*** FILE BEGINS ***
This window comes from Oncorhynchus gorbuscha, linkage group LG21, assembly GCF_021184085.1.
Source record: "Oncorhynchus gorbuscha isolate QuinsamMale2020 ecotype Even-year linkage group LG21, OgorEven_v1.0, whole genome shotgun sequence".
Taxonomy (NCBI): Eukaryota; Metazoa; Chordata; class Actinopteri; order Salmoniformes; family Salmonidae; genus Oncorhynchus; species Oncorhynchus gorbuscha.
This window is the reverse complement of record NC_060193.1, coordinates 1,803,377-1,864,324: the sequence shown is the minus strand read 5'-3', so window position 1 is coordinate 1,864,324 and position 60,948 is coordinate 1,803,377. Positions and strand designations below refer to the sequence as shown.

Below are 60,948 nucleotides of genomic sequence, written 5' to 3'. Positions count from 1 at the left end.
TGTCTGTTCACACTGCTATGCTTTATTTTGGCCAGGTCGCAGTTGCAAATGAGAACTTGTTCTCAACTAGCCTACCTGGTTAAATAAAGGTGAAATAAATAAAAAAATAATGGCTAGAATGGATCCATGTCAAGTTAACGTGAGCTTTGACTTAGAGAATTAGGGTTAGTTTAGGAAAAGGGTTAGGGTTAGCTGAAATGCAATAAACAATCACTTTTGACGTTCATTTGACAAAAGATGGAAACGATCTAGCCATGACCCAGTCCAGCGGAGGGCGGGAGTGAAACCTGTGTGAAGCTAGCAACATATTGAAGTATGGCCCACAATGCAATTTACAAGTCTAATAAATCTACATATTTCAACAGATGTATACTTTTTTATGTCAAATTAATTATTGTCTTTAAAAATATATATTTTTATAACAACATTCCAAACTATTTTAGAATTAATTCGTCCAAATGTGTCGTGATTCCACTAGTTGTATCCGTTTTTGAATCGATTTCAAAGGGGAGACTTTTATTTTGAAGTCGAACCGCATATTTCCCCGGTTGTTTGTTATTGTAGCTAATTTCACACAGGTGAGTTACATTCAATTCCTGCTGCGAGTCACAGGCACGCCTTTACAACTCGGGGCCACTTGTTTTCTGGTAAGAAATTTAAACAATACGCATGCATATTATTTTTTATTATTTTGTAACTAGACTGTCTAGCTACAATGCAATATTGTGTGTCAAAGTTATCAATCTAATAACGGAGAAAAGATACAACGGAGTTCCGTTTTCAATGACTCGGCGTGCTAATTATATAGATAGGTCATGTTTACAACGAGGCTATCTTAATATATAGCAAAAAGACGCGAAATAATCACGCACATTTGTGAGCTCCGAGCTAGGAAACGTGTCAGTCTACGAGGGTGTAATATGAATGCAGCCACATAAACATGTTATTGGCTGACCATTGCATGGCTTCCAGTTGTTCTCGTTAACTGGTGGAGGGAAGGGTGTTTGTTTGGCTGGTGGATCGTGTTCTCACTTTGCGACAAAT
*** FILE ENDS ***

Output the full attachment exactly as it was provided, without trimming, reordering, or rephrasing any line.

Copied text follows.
This window comes from Oncorhynchus gorbuscha, linkage group LG21, assembly GCF_021184085.1.
Source record: "Oncorhynchus gorbuscha isolate QuinsamMale2020 ecotype Even-year linkage group LG21, OgorEven_v1.0, whole genome shotgun sequence".
Taxonomy (NCBI): Eukaryota; Metazoa; Chordata; class Actinopteri; order Salmoniformes; family Salmonidae; genus Oncorhynchus; species Oncorhynchus gorbuscha.
This window is the reverse complement of record NC_060193.1, coordinates 1,803,377-1,864,324: the sequence shown is the minus strand read 5'-3', so window position 1 is coordinate 1,864,324 and position 60,948 is coordinate 1,803,377. Positions and strand designations below refer to the sequence as shown.

Below are 60,948 nucleotides of genomic sequence, written 5' to 3'. Positions count from 1 at the left end.
TGTCTGTTCACACTGCTATGCTTTATTTTGGCCAGGTCGCAGTTGCAAATGAGAACTTGTTCTCAACTAGCCTACCTGGTTAAATAAAGGTGAAATAAATAAAAAAATAATGGCTAGAATGGATCCATGTCAAGTTAACGTGAGCTTTGACTTAGAGAATTAGGGTTAGTTTAGGAAAAGGGTTAGGGTTAGCTGAAATGCAATAAACAATCACTTTTGACGTTCATTTGACAAAAGATGGAAACGATCTAGCCATGACCCAGTCCAGCGGAGGGCGGGAGTGAAACCTGTGTGAAGCTAGCAACATATTGAAGTATGGCCCACAATGCAATTTACAAGTCTAATAAATCTACATATTTCAACAGATGTATACTTTTTTATGTCAAATTAATTATTGTCTTTAAAAATATATATTTTTATAACAACATTCCAAACTATTTTAGAATTAATTCGTCCAAATGTGTCGTGATTCCACTAGTTGTATCCGTTTTTGAATCGATTTCAAAGGGGAGACTTTTATTTTGAAGTCGAACCGCATATTTCCCCGGTTGTTTGTTATTGTAGCTAATTTCACACAGGTGAGTTACATTCAATTCCTGCTGCGAGTCACAGGCACGCCTTTACAACTCGGGGCCACTTGTTTTCTGGTAAGAAATTTAAACAATACGCATGCATATTATTTTTTATTATTTTGTAACTAGACTGTCTAGCTACAATGCAATATTGTGTGTCAAAGTTATCAATCTAATAACGGAGAAAAGATACAACGGAGTTCCGTTTTCAATGACTCGGCGTGCTAATTATATAGATAGGTCATGTTTACAACGAGGCTATCTTAATATATAGCAAAAAGACGCGAAATAATCACGCACATTTGTGAGCTCCGAGCTAGGAAACGTGTCAGTCTACGAGGGTGTAATATGAATGCAGCCACATAAACATGTTATTGGCTGACCATTGCATGGCTTCCAGTTGTTCTCGTTAACTGGTGGAGGGAAGGGTGTTTGTTTGGCTGGTGGATCGTGTTCTCACTTTGCGACAAAT